Has Hemp Legalization Led to Fewer Marijuana Drug Charges in Texas? | Wilson County Criminal Defense Attorney

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Has Hemp Legalization Led to Fewer Marijuana Drug Charges in Texas?

Posted on in Criminal Defense

Jourdanton drug crime defense attorney

In the past few years, many states have begun to navigate the divisive waters of marijuana legalization. Some states have accepted the change and have legalized all forms of marijuana use, including recreational, while others have remained strict on the matter. Texas is one of the few states that has stayed headstrong in the fight to keep marijuana out of the hands of citizens. While medical use has been legalized for certain conditions, recreational use is strictly forbidden throughout the state. Drug laws can seem convoluted to the average citizen and even to law enforcement, as some forms of the cannabis plant have been accepted by Texas lawmakers. 

What Is Legal?

Since the signing of the Texas Compassionate Use Law in 2015, medical cannabis is legal for a limited number of medical conditions. These include epilepsy, multiple sclerosis, Lou Gehrig’s disease (ALS), and Parkinson’s disease. If you do not have any of these conditions, medical marijuana treatments remain out of the question for your prescriber.

This past year, the legislature passed in Texas the legalization of industrial hemp production. The new law states that any cannabis, the plant from which marijuana derives, with tetrahydrocannabinol (THC) levels lower than 0.3 percent, is considered legal. Cannabis with such low THC levels is known as hemp, not marijuana. THC is the psychoactive component of the plant and levels this low does not provide the same “high” effect that marijuana does. For this reason, the state has allowed hemp to be grown as long as it falls within these lower THC levels.

Cannabidiol (CBD) is another component that is derived from cannabis. The byproduct is non-psychoactive but produces a calming effect often used for depression, anxiety, or insomnia. The state allows the sale of CBD oil for these purposes as long as the THC content is lower than 0.3 percent, thus considered hemp and not marijuana.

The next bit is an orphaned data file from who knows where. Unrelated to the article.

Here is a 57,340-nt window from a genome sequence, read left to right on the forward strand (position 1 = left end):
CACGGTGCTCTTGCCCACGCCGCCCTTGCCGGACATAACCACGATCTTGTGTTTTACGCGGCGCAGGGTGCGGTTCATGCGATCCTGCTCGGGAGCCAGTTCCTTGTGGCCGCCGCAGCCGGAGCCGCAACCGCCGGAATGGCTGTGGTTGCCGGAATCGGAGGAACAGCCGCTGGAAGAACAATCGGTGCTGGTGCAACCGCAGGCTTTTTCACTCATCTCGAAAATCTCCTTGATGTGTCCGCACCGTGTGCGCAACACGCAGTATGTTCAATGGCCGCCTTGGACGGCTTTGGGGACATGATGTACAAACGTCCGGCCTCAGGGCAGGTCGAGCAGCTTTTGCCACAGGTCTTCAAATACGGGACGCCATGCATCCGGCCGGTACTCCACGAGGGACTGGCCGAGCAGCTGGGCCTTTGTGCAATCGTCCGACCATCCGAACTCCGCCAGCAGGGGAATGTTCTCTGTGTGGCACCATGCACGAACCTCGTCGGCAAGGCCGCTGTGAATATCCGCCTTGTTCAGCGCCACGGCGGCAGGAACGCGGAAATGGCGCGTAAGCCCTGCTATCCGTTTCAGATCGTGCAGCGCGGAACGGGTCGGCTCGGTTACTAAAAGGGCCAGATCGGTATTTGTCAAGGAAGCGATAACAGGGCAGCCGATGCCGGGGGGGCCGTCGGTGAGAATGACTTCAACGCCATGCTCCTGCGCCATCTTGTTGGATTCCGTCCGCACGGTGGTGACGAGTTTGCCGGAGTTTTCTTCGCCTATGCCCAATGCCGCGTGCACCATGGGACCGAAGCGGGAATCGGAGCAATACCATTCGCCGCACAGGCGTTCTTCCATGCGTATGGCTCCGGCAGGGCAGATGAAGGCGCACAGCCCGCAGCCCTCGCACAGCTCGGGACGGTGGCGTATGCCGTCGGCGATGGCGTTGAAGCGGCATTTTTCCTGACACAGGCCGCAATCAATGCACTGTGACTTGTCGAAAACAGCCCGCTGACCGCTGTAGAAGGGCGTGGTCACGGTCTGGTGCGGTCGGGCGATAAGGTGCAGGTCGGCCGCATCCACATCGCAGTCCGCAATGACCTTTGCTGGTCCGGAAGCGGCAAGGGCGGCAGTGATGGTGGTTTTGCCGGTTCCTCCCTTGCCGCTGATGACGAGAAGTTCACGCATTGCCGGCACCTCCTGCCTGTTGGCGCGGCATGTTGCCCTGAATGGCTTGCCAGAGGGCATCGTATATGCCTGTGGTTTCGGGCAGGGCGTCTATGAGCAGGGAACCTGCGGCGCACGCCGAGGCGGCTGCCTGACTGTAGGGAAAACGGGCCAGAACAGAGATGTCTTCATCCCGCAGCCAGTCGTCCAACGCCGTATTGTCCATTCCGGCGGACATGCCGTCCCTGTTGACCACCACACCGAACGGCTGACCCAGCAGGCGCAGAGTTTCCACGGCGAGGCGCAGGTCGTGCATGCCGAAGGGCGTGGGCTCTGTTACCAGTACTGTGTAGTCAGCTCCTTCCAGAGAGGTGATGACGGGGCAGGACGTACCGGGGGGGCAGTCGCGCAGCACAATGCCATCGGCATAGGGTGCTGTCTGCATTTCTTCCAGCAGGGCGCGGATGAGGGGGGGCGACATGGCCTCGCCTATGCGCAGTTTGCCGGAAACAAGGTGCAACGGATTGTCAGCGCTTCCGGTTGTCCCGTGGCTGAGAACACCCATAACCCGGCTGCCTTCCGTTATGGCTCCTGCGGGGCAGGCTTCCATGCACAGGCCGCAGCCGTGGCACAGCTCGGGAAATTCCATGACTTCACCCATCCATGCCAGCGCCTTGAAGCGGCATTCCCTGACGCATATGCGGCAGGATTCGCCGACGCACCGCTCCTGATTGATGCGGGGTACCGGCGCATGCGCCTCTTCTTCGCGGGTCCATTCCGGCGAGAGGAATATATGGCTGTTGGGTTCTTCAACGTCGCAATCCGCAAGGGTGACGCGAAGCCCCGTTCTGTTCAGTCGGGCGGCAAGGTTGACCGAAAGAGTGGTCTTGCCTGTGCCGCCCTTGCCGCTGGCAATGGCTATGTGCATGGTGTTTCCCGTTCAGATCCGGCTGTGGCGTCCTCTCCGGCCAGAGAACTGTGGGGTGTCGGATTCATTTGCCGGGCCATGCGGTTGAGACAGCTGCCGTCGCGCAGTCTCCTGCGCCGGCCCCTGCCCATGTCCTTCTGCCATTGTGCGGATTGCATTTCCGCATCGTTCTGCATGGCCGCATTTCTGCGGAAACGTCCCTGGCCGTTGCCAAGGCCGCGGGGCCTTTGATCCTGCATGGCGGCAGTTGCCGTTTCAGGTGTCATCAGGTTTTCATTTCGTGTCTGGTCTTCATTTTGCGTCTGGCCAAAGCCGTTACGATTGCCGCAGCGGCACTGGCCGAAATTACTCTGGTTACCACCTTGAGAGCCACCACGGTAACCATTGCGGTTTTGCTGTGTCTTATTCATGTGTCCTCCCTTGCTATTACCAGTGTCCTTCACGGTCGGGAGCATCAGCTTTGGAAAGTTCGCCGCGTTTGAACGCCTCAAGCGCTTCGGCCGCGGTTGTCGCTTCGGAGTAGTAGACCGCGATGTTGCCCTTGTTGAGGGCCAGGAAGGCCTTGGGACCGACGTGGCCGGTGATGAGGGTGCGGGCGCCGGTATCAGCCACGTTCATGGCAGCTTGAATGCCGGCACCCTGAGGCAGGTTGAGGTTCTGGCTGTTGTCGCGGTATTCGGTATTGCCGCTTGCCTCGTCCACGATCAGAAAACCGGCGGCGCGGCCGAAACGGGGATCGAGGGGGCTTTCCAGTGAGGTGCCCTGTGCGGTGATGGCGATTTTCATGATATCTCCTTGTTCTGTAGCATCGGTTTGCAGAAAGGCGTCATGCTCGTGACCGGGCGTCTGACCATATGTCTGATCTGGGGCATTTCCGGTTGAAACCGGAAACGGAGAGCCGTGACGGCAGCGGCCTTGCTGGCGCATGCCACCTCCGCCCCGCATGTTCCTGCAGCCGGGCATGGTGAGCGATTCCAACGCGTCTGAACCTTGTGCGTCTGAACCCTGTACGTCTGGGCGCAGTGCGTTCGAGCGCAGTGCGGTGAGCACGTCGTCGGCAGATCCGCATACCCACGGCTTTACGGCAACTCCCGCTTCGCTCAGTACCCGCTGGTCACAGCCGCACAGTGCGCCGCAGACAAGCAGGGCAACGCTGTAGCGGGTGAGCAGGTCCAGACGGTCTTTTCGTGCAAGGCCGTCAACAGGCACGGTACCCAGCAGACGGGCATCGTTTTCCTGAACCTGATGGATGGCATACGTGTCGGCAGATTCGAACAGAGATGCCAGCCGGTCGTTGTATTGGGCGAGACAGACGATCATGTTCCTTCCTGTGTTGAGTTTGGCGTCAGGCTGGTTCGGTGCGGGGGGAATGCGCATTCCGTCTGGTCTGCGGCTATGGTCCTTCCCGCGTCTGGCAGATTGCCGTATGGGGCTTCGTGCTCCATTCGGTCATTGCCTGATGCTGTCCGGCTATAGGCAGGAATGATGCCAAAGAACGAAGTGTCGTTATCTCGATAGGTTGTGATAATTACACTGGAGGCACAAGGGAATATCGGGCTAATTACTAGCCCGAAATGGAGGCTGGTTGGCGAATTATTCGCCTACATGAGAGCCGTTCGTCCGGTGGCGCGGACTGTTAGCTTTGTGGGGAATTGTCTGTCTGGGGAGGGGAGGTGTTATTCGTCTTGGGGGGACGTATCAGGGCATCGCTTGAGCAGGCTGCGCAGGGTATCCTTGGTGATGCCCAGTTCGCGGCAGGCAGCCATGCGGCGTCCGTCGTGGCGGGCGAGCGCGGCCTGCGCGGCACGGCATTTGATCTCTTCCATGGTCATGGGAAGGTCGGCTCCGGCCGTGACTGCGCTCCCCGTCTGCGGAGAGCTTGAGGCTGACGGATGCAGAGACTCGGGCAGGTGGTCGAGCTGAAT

Causing Confusion

Hemp and marijuana may have different THC levels, but the plant itself looks the same to the naked eye. In order to properly test the THC levels within the plant, special technology is needed. This has placed law enforcement in a difficult position, making it almost impossible to determine if the plant that a Texan may have in his or her possession is legal or not. As a result, marijuana prosecutions in Texas dropped by more than half in the six months following the enactment of this law. The creation of an accurate testing method is in the works. However, this only applies to plant-based content and will likely not be used for minor offenses, leaving edible products or vape pen products untestable for the foreseeable future and many misdemeanor cases dropped.

Contact an Atascosa County Criminal Defense Attorney

All of the recently changed legislation regarding marijuana may have left you confused as to what is actually legal. By legalizing various forms of cannabis while leaving others as a crime, many may be facing charges for actions that they did not know were crimes, or they may be facing charges for a legal product being confused as an illegal one. Our BCP Criminal Defense Attorneys are well-versed in all of the recent Texas law changes and we are prepared to help you fight against the confusion. With more than 40 years of experience in criminal law, we are prepared to take on your case. If you are facing any type of drug charge, contact our diligent Pleasanton drug charge defense lawyers at 830-769-1010 to schedule your free consultation.

 

Sources:

https://www.dallasobserver.com/news/texas-marijuana-laws-2020-11849002

https://www.texastribune.org/2020/01/28/texas-marijuana-laws-2020-what-you-need-know/

https://www.texastribune.org/2020/01/03/texas-marijuana-prosecution-drop-testing-hemp/

https://www.texastribune.org/2020/02/26/texas-marijuana-misdemeanor-cases-wont-go-to-dps-crime-labs/ 

 

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